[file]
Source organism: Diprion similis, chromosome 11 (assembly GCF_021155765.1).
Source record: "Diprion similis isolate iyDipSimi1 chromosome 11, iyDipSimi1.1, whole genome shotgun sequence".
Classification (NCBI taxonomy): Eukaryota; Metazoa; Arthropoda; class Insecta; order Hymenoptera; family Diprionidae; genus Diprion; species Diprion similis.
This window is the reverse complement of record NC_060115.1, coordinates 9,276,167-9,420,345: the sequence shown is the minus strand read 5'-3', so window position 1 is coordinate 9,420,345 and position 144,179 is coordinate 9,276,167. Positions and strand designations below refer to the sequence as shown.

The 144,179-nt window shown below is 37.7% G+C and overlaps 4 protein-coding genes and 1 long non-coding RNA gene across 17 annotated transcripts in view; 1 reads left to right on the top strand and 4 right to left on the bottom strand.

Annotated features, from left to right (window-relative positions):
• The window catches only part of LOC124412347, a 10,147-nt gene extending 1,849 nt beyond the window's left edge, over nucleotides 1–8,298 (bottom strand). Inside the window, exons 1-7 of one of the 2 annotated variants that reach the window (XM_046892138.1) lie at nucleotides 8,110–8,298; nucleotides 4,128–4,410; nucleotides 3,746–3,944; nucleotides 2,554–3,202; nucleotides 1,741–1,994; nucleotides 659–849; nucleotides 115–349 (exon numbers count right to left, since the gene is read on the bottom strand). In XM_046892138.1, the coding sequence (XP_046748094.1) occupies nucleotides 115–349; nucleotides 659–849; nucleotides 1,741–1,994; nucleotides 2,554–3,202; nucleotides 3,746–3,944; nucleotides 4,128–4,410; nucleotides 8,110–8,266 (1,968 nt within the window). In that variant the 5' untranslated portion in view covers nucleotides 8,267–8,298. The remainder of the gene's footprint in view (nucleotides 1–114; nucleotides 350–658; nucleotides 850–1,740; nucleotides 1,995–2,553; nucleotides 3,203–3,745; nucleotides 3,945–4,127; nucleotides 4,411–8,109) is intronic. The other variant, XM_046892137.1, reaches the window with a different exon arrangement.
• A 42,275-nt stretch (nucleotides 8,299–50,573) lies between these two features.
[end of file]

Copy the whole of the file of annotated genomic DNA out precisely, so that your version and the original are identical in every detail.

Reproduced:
Source organism: Diprion similis, chromosome 11 (assembly GCF_021155765.1).
Source record: "Diprion similis isolate iyDipSimi1 chromosome 11, iyDipSimi1.1, whole genome shotgun sequence".
Classification (NCBI taxonomy): Eukaryota; Metazoa; Arthropoda; class Insecta; order Hymenoptera; family Diprionidae; genus Diprion; species Diprion similis.
This window is the reverse complement of record NC_060115.1, coordinates 9,276,167-9,420,345: the sequence shown is the minus strand read 5'-3', so window position 1 is coordinate 9,420,345 and position 144,179 is coordinate 9,276,167. Positions and strand designations below refer to the sequence as shown.

The 144,179-nt window shown below is 37.7% G+C and overlaps 4 protein-coding genes and 1 long non-coding RNA gene across 17 annotated transcripts in view; 1 reads left to right on the top strand and 4 right to left on the bottom strand.

Annotated features, from left to right (window-relative positions):
• The window catches only part of LOC124412347, a 10,147-nt gene extending 1,849 nt beyond the window's left edge, over nucleotides 1–8,298 (bottom strand). Inside the window, exons 1-7 of one of the 2 annotated variants that reach the window (XM_046892138.1) lie at nucleotides 8,110–8,298; nucleotides 4,128–4,410; nucleotides 3,746–3,944; nucleotides 2,554–3,202; nucleotides 1,741–1,994; nucleotides 659–849; nucleotides 115–349 (exon numbers count right to left, since the gene is read on the bottom strand). In XM_046892138.1, the coding sequence (XP_046748094.1) occupies nucleotides 115–349; nucleotides 659–849; nucleotides 1,741–1,994; nucleotides 2,554–3,202; nucleotides 3,746–3,944; nucleotides 4,128–4,410; nucleotides 8,110–8,266 (1,968 nt within the window). In that variant the 5' untranslated portion in view covers nucleotides 8,267–8,298. The remainder of the gene's footprint in view (nucleotides 1–114; nucleotides 350–658; nucleotides 850–1,740; nucleotides 1,995–2,553; nucleotides 3,203–3,745; nucleotides 3,945–4,127; nucleotides 4,411–8,109) is intronic. The other variant, XM_046892137.1, reaches the window with a different exon arrangement.
• A 42,275-nt stretch (nucleotides 8,299–50,573) lies between these two features.